Two brand new dominant social themes in a very short space of time, or at least that is the way we see it. The state has come under tremendous attack in the 21st century and we believe the powers-that-be are pushing back. (Why wouldn't they?) In aggregate, the themes make a powerful argument that some level (perhaps a high degree) of state involvement in the economy is at least tolerable if not an unmitigated good.
We explored the first meme just the other day. It was, we believed, a sophisticated socioeconomic perspective promulgated by a brilliant young political observer, one Ian Bremmer – who had the perspicacity to focus on the idea that most of the major powers of the world today are practicing something called state capitalism … Bremmer, we decided (whether he knows it or not) is essentially creating a new dominant social theme that justifies Western capitalism not just in previous free-market incarnations but as it is today. The argument he presents, we came to believe, is one that if taken to its logical conclusion implies that instead of criticizing Western capitalism, Westerners ought to devote their energies to combating state capitalism abroad. …
Now the NEW meme (new to us anyway) buttresses what Bremmer is proposing. This suggestion is brought to us from the mainstream libertarian wing of the US sociopolitical dialogue. … [Called the Rahn curve], it postulates that data shows governments are most effective at supporting economic growth and free-markets when they comprise no more than 15 to 25 percent of total GDP.
It may not seem obvious to you, dear reader, but it seems fairly obvious to us. The elite, in a panic, is casting around for ways to buttress the economic authoritarianism that involves Western governance at every level of private enterprise. The fascinating thing is how each effort mentioned above attacks the problem from a different point of view but ends up at approximately the same place.
One can argue that it is all a big coincidence. Or one can speculate that the elite has realized that in the 21st century there are precious few arguments left for command-and-control economies. With the incomprehensible perspectives of John Maynard Keynes becoming less feasible every day, the elite in our view is casting around for any methodology that might logically sustain the state paradigm. And, yes, we do believe it is orchestrated at some level, though we are not in a position to say exactly how.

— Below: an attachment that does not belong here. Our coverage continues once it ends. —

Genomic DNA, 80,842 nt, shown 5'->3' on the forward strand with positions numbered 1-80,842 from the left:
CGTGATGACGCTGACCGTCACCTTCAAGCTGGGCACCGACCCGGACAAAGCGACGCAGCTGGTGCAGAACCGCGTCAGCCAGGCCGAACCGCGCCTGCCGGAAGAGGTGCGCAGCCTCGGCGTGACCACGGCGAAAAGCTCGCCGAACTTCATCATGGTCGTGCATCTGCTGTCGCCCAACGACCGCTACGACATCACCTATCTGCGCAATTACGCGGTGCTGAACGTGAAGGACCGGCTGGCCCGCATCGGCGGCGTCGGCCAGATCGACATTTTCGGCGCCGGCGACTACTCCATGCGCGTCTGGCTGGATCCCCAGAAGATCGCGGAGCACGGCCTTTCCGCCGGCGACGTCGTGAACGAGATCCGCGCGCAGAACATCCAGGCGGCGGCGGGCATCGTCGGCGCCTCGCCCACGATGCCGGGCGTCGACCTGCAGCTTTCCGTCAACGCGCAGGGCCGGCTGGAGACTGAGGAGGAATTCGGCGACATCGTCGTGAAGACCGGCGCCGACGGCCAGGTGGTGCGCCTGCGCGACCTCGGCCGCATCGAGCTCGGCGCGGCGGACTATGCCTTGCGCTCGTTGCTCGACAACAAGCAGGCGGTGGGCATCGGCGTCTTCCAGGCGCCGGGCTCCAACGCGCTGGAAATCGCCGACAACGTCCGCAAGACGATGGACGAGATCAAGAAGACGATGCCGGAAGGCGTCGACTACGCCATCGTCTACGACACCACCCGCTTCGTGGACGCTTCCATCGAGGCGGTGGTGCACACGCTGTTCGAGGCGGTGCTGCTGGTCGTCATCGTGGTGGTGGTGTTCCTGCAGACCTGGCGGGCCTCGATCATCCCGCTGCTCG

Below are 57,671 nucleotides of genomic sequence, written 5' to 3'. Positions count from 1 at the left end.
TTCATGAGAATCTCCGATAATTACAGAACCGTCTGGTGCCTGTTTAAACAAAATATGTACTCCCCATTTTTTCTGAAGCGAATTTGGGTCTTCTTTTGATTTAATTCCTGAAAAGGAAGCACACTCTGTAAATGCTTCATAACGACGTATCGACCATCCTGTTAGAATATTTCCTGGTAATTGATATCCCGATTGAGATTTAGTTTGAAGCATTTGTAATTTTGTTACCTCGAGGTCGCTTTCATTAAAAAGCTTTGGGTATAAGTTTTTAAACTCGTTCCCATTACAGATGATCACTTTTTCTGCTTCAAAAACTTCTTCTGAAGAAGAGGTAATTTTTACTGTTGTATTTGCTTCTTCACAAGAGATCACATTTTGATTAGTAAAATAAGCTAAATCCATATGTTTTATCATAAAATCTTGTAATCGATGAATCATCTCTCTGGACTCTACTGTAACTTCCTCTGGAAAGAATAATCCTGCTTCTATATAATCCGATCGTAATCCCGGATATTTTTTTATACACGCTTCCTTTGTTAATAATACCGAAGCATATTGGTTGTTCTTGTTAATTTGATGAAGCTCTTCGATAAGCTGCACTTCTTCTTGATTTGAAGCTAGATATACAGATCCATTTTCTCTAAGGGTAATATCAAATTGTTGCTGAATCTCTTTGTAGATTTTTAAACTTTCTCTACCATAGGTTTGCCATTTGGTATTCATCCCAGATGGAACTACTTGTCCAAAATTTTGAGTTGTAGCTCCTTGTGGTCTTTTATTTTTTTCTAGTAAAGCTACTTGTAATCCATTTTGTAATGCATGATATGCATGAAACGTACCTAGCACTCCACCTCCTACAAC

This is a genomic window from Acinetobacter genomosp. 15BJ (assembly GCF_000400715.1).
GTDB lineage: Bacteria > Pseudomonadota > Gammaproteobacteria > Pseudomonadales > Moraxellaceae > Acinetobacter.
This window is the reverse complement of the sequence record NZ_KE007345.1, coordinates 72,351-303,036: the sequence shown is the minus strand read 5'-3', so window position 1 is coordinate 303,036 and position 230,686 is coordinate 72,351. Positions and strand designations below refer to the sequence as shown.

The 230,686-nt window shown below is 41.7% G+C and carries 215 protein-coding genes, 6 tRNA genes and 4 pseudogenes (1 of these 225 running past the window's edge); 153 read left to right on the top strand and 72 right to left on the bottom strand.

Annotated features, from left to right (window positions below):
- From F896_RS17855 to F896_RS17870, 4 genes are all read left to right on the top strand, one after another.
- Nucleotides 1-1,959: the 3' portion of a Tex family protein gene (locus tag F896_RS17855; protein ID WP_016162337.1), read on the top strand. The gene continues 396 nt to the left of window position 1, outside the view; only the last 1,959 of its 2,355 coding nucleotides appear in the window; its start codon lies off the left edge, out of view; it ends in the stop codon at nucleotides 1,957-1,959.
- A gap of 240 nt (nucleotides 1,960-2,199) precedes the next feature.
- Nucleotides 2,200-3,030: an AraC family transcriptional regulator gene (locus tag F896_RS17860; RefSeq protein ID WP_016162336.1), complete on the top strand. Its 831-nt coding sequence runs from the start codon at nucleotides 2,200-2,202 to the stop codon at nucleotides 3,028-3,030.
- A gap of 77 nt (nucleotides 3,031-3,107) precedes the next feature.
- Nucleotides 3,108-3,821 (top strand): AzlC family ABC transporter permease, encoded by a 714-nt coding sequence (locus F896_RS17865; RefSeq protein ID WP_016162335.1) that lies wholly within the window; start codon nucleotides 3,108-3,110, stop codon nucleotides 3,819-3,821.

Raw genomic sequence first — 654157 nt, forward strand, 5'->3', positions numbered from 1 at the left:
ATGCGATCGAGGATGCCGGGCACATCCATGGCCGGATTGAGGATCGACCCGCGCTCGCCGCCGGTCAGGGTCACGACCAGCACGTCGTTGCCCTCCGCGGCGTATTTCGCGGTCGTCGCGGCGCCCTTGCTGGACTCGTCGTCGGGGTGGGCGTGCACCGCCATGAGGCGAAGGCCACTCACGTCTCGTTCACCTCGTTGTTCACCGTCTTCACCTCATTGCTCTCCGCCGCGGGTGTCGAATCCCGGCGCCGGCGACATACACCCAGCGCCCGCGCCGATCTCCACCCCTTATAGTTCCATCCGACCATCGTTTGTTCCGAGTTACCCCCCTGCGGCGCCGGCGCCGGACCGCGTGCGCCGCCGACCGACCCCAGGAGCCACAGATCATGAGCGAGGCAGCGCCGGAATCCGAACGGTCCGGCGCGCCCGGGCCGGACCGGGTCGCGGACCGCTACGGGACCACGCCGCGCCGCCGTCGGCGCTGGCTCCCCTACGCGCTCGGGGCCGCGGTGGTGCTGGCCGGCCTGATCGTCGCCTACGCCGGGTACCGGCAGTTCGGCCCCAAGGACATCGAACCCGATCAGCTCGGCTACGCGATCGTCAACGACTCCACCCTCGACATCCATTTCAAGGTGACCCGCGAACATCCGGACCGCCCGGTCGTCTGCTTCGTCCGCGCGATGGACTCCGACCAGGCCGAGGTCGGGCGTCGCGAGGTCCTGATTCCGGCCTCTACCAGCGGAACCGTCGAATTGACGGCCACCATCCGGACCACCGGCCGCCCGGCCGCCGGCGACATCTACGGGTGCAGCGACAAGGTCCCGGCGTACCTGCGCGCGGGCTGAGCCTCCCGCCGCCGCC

Nonetheless, there are at least three conclusions we can draw. First of all, the elite apparently believes that Keynes is finished as a credible proponent of governmental activism in the marketplace. Second, the elite has absolutely no idea of what to argue next. Third, the elite obviously feels a need to provide an additional justification for economic authoritarianism partially because arguments for unfettered free-markets have made so much headway in this era of the Internet.
As free-market Austrian arguments increasingly take center-stage, as arguments against the horrible destructiveness of central banking become increasingly convincing, we watch the elite grope for effective countermeasures. This is indeed a testament to how the Anglo-American elite functions, using a variety of idea-intensive narratives to justify its authoritarian structures. This is also why elite promotions are having so much trouble in the 21st century.
The Internet has allowed people to examine the promotions in detail and to do so within the context of manifold viewpoints. We would anticipate additional attempts to reintegrate government oversight with free-markets if we are correct about this developing promotion. If the elite cannot discover a convincing narrative to justify, say, central banking, then it is inevitable that modern systems of finance will come under serious attack.
Societies need narratives. The Anglo-American elite has been adept at supplying them. But as the truth-telling of the Internet takes hold, these faux-narratives are increasingly failing. We cannot overstate the importance of what is going on – certainly from an investment standpoint – though we note that this unraveling is little understood and less reported.